This is the process that Shadow Dancing is pointing to. It is a process that focuses on allowing a welcoming, conscious relationship with the shadow, subjectively and as a witness compassionately "being with" the expressions and experience of the body and nervous system states and awareness of possibly old narratives that can surface and be reflected upon.

person raising both hands
person raising both hands

Shadow Dancing

Experiencing co-regulation is a biological imperative. When someone experiences healing, i.e. has not only a subjective experience of healing but also, at the same time, an objective, more witnessing experience, is aware of the process, then someone has grown this capacity and developed the skill to self-regulate and self-heal when needed.

yellow sunflower field during daytime
yellow sunflower field during daytime

Healing in Awareness

Experience a trusting attachment

man in white crew neck t-shirt wearing blue cap and black sunglasses
man in white crew neck t-shirt wearing blue cap and black sunglasses

Before this capacity or a process of self-healing can occur, someone must first have had an experience of co-regulation, either in the early years in a secure, trusting attachment environment or later between significant others or between a therapist and client.

From an IFS perspective, healing occurs when the Self can be in a supportive, loving, accepting relationship with the exile or protectors (managers/firefighters). That would be an example of a skill or capacity for healing, a process of self-regulation allowing for recovery.

Internal Family Systems

two persons holding hands
two persons holding hands

Connecting with the shadow

In both examples, using the metaphor of Shadow Dancing would not be accurate as we see the nervous system acting on its own (limbic and reptilian brain), separate from the part (prefrontal cortex) that would be able to dance with the shadow consciously. There was no integration, and there seemed to be no conscious awareness of what was happening. No association but dissociation.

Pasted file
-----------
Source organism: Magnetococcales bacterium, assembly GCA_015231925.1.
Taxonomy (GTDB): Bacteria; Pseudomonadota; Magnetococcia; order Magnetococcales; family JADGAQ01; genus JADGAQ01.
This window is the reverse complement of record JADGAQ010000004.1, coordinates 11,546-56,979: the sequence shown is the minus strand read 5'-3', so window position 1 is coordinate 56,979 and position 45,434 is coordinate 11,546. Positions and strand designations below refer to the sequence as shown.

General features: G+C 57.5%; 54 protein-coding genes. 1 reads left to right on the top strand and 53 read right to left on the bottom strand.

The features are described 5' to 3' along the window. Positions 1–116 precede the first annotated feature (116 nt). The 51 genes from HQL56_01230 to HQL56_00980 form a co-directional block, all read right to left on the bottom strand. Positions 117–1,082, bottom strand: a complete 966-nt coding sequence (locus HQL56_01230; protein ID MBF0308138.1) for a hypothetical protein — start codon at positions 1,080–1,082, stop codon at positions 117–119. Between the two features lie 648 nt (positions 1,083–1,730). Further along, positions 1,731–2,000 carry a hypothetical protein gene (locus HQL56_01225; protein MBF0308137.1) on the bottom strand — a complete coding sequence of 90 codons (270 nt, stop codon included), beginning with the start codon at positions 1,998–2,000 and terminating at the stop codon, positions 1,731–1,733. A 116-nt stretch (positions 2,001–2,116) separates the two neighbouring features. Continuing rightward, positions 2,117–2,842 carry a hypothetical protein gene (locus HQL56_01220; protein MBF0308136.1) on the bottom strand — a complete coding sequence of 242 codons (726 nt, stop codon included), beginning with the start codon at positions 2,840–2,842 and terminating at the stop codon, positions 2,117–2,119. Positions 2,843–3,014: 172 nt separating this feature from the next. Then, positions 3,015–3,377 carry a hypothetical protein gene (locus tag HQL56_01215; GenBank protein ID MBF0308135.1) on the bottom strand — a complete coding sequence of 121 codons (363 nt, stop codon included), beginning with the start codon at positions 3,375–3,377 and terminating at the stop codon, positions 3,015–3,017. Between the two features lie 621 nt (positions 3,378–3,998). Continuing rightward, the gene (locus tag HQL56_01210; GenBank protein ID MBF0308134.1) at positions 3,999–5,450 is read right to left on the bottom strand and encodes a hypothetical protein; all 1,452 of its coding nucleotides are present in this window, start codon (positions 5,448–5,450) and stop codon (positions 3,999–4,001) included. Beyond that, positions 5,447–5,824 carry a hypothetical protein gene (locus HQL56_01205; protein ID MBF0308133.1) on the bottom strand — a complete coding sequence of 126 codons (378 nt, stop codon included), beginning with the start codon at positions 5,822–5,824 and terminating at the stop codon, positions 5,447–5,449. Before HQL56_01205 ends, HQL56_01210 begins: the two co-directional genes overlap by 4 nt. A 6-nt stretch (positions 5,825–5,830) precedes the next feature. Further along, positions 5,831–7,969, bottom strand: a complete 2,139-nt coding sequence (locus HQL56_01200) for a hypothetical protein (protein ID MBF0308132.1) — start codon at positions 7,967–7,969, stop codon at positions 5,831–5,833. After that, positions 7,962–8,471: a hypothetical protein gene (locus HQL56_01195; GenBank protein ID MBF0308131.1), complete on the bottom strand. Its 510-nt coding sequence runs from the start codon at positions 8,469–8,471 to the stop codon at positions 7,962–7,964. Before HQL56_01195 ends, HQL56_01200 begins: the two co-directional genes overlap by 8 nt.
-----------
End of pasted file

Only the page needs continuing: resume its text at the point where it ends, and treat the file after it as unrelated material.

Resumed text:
person behind fog glass
person behind fog glass

Downtown core of people with addictions ....

Downtown Vancouver is infamous for its homeless population and the high rate of people who live on the streets and use drugs. Carnegie Community Centre is an inspiring place offering free meals to homeless residents. They organise many classes, practical support and social-cultural gatherings. Membership is $1 annually, and the centre has many volunteers. I was one of them for several months, working in the kitchen and dining area.

Physiology and addictions

Learning about physiology and our nervous system (more about that later) allowed me to understand what I witnessed: trauma stories are carried in states of autonomic dysregulation, as I learned from Dr. Stephen Porges. Using substances might and can be considered an attempt to balance the system.

human anatomy figure below white wooden ceiling
human anatomy figure below white wooden ceiling

Calm or Chaotic?

Being interested in the history of Vancouver and its well-known addiction struggles in the downtown area, I watched a documentary shot in Vancouver showing two women who had just taken drugs. One of them just sat down, didn't move and experienced the anticipated drug-induced relaxation and dissociation; the other woman was physically chaotic, was moving around and shouted non-coherently. It seems her body moved independently, acting out a life of its own, making random and wild, seemingly involuntary movements as if the drugs were totally in control of her body.

Depending on the physiological state someone is in, the effects will vary. So, the woman with the wild movements activated her sympathetic nervous system, i.e., fight or flight, and the sedated woman activated her dorsal vagus para-sympathetic system, which allowed her to be numb and disconnected.

Fight? Flight?

woman and man waling on white and black striped road
woman and man waling on white and black striped road